Letter: Clinton wrong in Hobby Lobby ruling

Clinton wrong in Hobby Lobby ruling

Last weekend, Hillary Clinton spoke before hundreds of slavish admirers in the music tent. She expressed outrage about the Supreme Court’s Hobby Lobby decision as she imagines it, not as the Supreme Court actually decided the case. (The Aspen Times, July 1, “Hillary Clinton ‘disturbed’ over Hobby Lobby ruling”).

Hillary is reported to object because “it is the first time our court has said that a closely held corporation has the (religious) rights of a person … ” I guess Hillary either didn’t read the opinion or she skipped Constitutional Law. The majority opinion cites several prior cases involving mostly Jewish and Amish-owned for profit corporate businesses whose religious rights were allowed to form the basis of objections to a variety of state and federal laws. Wrong on that count, Hillary.

Hillary further objects that the decision enables corporations to “impose their religious beliefs on their employees and … deny women contraception. … ” Wrong again.

Just read the majority opinion instead of Hillary’s propaganda. The court assumes that the Feds have a “compelling state interest” in offering free contraception and morning-after pills to women. Those mean, old men on the Court had no problem with providing free contraception. They didn’t even have a problem with providing free morning-after pills (the only one to which Hobby Lobby objected). But they pointed out that Health and Human Services had intentionally selected a method of delivering the free pills that interfered with employers’ religious rights, while Health and Human Services rejected other means that didn’t interfere with religious rights. For example, Health and Human Services already had devised a way to make free pills available to employees of religiously objecting nonprofits without involving those nonprofits. Why didn’t Health and Human Services use that method for other religiously objecting corporations, the Supreme Court asked.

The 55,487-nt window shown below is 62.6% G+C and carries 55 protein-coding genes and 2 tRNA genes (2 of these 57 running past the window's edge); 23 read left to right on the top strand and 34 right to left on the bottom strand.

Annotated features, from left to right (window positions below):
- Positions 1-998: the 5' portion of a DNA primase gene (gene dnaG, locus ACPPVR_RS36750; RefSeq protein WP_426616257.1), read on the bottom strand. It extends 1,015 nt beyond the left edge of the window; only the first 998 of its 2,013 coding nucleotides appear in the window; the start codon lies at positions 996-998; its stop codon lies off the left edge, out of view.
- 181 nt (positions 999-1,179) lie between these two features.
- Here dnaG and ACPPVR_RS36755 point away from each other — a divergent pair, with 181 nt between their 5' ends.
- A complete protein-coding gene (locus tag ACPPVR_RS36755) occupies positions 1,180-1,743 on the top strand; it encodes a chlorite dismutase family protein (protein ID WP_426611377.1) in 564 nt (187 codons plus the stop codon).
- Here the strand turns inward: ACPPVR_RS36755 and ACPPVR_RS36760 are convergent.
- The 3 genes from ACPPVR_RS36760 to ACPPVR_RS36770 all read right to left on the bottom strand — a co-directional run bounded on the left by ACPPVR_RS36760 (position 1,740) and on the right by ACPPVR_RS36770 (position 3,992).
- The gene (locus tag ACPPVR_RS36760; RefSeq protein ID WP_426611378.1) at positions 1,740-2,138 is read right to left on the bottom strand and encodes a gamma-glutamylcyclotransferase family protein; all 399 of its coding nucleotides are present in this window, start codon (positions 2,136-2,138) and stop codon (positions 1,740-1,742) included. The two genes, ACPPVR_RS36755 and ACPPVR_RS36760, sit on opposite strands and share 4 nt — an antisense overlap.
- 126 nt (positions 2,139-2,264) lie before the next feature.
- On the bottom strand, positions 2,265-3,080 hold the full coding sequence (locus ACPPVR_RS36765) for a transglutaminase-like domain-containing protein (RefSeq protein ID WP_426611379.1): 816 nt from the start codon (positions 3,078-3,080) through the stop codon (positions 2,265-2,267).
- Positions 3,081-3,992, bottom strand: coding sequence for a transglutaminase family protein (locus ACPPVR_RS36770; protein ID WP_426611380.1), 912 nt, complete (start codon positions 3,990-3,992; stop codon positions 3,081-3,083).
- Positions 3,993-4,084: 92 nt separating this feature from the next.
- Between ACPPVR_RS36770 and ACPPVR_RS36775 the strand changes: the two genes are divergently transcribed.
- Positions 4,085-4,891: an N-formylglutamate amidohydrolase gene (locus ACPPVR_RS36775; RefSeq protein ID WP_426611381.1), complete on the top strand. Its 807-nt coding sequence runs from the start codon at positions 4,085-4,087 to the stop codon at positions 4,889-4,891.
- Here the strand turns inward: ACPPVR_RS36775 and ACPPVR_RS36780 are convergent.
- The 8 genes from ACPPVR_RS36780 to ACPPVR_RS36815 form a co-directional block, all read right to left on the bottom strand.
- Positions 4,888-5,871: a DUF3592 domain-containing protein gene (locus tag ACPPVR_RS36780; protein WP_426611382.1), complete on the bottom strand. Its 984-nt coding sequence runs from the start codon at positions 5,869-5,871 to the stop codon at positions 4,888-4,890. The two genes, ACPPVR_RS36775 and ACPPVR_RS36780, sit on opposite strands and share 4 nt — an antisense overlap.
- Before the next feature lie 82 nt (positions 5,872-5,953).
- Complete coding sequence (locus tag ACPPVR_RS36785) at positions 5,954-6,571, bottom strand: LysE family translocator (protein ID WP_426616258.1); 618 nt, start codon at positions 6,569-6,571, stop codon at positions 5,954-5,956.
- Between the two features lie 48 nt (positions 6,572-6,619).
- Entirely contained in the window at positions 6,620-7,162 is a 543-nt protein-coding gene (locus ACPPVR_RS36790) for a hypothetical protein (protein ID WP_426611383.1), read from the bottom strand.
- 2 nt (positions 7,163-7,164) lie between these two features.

The governing law, the Religious Freedom Restoration Act, was passed almost unanimously by Congress and signed enthusiastically by Hillary’s hubby. It created religious freedoms even broader than the First Amendment. It required application of the “least-invasive means” of achieving the state interest (here, free pills). Health and Human Services easily could extend to closely held for profit corporations the method it was using to provide contraception to nonprofits. It was simple to see, therefore, that there was no need to involve the religiously objecting employers in providing the contraception. Ironically, it is precisely because it is so easy for Health and Human Services to get free contraception to all women without trampling employers’ religious beliefs that the majority invalidated Health and Human Services’ religious suppression.

The majority in Hobby Lobby found it is possible to preserve bot religious liberty and universal access to contraception. Hillary would provide the latter but deny the former. Which result is better for our society?

Maurice Emmer